Mercedes-Benz says it can peg the average CO2 emissions of its fleet to 140g/km with technology already at its disposal, and without dropping any of its high-performance or luxury models.
'In 1995 our average CO2 was 230g/km. Today, it is in the area of 160. By 2012, we will be at an average of 140,' says the company's research and development chief, Dr Thomas Weber. 'We can do this with technology already in existence.'
Wider use of stop-start systems, even on cars with engines of more than four cylinders and semi-automatic gearboxes, plus the gradual introduction of hybrids and, ultimately, electric models will allow Mercedes to hit the EU's 2015 mandatory average of 130g/km.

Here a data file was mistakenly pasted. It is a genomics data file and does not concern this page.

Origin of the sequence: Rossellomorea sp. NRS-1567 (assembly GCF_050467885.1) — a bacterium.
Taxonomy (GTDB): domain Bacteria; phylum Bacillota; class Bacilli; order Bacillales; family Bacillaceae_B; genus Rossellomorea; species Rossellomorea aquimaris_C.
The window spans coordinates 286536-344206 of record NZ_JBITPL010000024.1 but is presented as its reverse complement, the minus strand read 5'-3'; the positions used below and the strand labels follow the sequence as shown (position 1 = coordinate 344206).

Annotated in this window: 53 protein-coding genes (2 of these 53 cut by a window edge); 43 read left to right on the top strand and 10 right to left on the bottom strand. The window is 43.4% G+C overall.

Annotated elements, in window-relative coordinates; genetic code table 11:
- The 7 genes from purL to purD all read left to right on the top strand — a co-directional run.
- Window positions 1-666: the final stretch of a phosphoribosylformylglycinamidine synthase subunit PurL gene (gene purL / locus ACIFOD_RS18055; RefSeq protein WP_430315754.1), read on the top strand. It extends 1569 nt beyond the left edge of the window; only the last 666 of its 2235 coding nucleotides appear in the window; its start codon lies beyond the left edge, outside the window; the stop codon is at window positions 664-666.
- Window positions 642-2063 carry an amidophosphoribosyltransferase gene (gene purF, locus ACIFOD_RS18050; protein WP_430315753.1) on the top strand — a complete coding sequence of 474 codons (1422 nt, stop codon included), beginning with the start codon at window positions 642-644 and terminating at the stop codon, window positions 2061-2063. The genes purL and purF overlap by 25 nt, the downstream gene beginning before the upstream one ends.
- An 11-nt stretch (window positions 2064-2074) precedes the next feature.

First though, Mercedes has new V6 and V8 engines on the way to help it towards that goal of a 140g/km average by 2012.
Although not officially announced yet Dr Weber merely talks of a 'secret weapon new family of petrol engines' they are known as the Move range and will slot into everything from the C- to the S-Class, starting next year.
Mercedes' two-year plans
Highlights of the company's plans over the next two years include face-lifted R-Class and CL models, plus an all-new CLS in 2010, and an updated C-Class, a C-Class coupe, replacements for the ML and SL, and a four-cylinder diesel S-Class in an even busier 2011.
Mercedes will try to reposition the slow-selling R-Class when the face-lift comes along. Originally, it called its six-seater four-wheel-drive car a 'grand sports tourer' in an effort to dissuade people from labelling it an MPV, but sales and marketing chief Dr Joachim Schmidt now admits this was the wrong tactic.
'In future, it will be included as one of our SUV family alongside the ML and GL,' he says.